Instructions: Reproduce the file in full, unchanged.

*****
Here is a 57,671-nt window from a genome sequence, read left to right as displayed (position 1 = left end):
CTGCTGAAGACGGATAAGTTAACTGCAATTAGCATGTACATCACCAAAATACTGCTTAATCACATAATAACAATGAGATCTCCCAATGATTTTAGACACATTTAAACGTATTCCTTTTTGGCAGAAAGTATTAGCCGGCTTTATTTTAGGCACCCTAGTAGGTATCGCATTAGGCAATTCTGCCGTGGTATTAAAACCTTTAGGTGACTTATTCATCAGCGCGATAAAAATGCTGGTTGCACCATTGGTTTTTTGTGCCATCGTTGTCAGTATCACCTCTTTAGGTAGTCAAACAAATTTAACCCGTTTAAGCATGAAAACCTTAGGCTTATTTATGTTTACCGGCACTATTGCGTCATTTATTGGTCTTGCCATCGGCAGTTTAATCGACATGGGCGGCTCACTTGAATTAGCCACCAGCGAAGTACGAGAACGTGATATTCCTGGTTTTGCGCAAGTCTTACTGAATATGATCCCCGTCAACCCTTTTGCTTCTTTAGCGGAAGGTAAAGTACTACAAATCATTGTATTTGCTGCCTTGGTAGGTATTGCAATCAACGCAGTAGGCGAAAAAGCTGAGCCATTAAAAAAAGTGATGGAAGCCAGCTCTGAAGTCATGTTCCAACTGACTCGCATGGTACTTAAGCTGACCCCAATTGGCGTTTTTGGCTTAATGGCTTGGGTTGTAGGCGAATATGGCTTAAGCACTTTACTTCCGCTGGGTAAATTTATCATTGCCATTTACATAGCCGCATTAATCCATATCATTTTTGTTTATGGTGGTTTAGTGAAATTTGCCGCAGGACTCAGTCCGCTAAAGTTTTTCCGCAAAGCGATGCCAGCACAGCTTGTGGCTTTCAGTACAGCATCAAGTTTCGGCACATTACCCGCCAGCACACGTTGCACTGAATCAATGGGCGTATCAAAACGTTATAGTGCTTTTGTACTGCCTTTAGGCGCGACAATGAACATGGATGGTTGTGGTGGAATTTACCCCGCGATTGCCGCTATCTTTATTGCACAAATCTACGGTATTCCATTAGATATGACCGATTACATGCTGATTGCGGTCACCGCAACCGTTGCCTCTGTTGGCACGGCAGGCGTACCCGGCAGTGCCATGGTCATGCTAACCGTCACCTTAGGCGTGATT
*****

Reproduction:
Here is a 57,671-nt window from a genome sequence, read left to right as displayed (position 1 = left end):
CTGCTGAAGACGGATAAGTTAACTGCAATTAGCATGTACATCACCAAAATACTGCTTAATCACATAATAACAATGAGATCTCCCAATGATTTTAGACACATTTAAACGTATTCCTTTTTGGCAGAAAGTATTAGCCGGCTTTATTTTAGGCACCCTAGTAGGTATCGCATTAGGCAATTCTGCCGTGGTATTAAAACCTTTAGGTGACTTATTCATCAGCGCGATAAAAATGCTGGTTGCACCATTGGTTTTTTGTGCCATCGTTGTCAGTATCACCTCTTTAGGTAGTCAAACAAATTTAACCCGTTTAAGCATGAAAACCTTAGGCTTATTTATGTTTACCGGCACTATTGCGTCATTTATTGGTCTTGCCATCGGCAGTTTAATCGACATGGGCGGCTCACTTGAATTAGCCACCAGCGAAGTACGAGAACGTGATATTCCTGGTTTTGCGCAAGTCTTACTGAATATGATCCCCGTCAACCCTTTTGCTTCTTTAGCGGAAGGTAAAGTACTACAAATCATTGTATTTGCTGCCTTGGTAGGTATTGCAATCAACGCAGTAGGCGAAAAAGCTGAGCCATTAAAAAAAGTGATGGAAGCCAGCTCTGAAGTCATGTTCCAACTGACTCGCATGGTACTTAAGCTGACCCCAATTGGCGTTTTTGGCTTAATGGCTTGGGTTGTAGGCGAATATGGCTTAAGCACTTTACTTCCGCTGGGTAAATTTATCATTGCCATTTACATAGCCGCATTAATCCATATCATTTTTGTTTATGGTGGTTTAGTGAAATTTGCCGCAGGACTCAGTCCGCTAAAGTTTTTCCGCAAAGCGATGCCAGCACAGCTTGTGGCTTTCAGTACAGCATCAAGTTTCGGCACATTACCCGCCAGCACACGTTGCACTGAATCAATGGGCGTATCAAAACGTTATAGTGCTTTTGTACTGCCTTTAGGCGCGACAATGAACATGGATGGTTGTGGTGGAATTTACCCCGCGATTGCCGCTATCTTTATTGCACAAATCTACGGTATTCCATTAGATATGACCGATTACATGCTGATTGCGGTCACCGCAACCGTTGCCTCTGTTGGCACGGCAGGCGTACCCGGCAGTGCCATGGTCATGCTAACCGTCACCTTAGGCGTGATT